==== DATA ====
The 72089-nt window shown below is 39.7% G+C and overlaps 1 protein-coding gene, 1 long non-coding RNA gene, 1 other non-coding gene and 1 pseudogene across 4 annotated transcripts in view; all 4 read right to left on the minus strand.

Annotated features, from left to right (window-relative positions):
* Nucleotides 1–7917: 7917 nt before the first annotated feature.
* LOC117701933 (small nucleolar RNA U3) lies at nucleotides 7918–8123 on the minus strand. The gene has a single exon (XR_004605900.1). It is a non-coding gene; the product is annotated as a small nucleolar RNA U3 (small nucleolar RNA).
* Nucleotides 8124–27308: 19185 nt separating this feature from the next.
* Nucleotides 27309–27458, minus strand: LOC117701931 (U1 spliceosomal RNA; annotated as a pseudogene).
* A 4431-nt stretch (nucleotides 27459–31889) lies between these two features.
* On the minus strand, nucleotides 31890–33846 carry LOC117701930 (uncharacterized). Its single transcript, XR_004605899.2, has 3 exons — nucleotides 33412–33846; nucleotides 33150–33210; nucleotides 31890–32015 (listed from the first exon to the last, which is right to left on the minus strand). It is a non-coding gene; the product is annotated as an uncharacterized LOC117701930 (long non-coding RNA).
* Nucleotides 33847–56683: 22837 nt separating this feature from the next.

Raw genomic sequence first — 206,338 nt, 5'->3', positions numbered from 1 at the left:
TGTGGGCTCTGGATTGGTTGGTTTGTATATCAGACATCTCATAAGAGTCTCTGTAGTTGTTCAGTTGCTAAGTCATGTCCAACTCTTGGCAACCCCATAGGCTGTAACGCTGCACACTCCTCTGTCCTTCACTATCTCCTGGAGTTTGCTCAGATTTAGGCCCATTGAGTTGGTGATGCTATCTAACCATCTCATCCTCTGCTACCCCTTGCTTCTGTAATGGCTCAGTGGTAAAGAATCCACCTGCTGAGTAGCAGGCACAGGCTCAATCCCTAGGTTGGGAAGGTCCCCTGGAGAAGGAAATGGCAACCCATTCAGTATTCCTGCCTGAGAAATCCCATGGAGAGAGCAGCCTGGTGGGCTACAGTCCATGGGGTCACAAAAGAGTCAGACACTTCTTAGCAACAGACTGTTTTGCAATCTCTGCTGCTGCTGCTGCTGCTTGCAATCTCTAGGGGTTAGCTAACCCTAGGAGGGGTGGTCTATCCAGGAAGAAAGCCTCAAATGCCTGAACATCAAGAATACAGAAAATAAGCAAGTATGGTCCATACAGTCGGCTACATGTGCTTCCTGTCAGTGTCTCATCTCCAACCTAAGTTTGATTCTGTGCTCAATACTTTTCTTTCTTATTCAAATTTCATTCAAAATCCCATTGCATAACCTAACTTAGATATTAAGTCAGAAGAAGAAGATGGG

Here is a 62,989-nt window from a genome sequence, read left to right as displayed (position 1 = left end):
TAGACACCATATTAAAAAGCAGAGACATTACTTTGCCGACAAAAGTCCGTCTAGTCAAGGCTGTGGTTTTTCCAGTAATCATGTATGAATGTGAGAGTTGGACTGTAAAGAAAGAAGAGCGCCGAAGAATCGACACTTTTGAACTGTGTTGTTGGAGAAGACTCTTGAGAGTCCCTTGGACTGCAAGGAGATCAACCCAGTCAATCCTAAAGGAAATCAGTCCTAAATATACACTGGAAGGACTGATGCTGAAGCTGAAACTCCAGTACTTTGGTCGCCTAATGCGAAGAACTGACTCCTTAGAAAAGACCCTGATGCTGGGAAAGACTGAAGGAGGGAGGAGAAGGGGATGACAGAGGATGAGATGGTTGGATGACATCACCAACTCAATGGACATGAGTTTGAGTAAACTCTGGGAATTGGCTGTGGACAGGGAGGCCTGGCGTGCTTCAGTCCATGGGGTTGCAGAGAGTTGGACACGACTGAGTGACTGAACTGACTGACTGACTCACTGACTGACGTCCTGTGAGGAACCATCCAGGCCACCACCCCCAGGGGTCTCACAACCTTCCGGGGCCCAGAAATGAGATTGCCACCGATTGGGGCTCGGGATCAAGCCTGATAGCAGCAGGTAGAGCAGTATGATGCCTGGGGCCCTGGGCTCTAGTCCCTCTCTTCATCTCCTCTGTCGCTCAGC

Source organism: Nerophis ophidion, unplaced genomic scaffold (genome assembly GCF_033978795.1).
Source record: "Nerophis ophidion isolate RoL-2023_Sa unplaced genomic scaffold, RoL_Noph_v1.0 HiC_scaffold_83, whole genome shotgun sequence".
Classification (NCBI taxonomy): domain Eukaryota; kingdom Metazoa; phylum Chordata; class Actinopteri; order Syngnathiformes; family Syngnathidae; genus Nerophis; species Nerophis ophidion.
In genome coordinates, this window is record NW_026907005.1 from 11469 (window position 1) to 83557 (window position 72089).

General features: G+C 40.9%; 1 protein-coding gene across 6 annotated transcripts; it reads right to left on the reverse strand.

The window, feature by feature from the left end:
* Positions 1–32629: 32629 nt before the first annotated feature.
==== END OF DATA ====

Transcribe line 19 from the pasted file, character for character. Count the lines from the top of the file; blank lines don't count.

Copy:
The window, feature by feature from the left end: